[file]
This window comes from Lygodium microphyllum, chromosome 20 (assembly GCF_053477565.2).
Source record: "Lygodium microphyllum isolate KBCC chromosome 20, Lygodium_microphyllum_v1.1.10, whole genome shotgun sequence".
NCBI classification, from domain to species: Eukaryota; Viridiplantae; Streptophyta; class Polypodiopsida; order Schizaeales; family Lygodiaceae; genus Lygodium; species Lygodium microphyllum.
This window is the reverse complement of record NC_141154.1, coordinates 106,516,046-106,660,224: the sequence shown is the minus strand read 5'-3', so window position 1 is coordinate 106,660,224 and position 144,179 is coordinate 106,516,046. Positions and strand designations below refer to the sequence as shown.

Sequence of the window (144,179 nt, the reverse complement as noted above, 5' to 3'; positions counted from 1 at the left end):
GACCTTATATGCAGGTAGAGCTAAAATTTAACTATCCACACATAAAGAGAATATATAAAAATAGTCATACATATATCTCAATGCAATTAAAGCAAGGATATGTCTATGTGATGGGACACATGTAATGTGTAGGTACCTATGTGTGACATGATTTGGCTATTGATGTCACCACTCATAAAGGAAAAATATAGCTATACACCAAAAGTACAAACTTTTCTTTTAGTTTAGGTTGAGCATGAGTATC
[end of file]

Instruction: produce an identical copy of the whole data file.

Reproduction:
This window comes from Lygodium microphyllum, chromosome 20 (assembly GCF_053477565.2).
Source record: "Lygodium microphyllum isolate KBCC chromosome 20, Lygodium_microphyllum_v1.1.10, whole genome shotgun sequence".
NCBI classification, from domain to species: Eukaryota; Viridiplantae; Streptophyta; class Polypodiopsida; order Schizaeales; family Lygodiaceae; genus Lygodium; species Lygodium microphyllum.
This window is the reverse complement of record NC_141154.1, coordinates 106,516,046-106,660,224: the sequence shown is the minus strand read 5'-3', so window position 1 is coordinate 106,660,224 and position 144,179 is coordinate 106,516,046. Positions and strand designations below refer to the sequence as shown.

Sequence of the window (144,179 nt, the reverse complement as noted above, 5' to 3'; positions counted from 1 at the left end):
GACCTTATATGCAGGTAGAGCTAAAATTTAACTATCCACACATAAAGAGAATATATAAAAATAGTCATACATATATCTCAATGCAATTAAAGCAAGGATATGTCTATGTGATGGGACACATGTAATGTGTAGGTACCTATGTGTGACATGATTTGGCTATTGATGTCACCACTCATAAAGGAAAAATATAGCTATACACCAAAAGTACAAACTTTTCTTTTAGTTTAGGTTGAGCATGAGTATC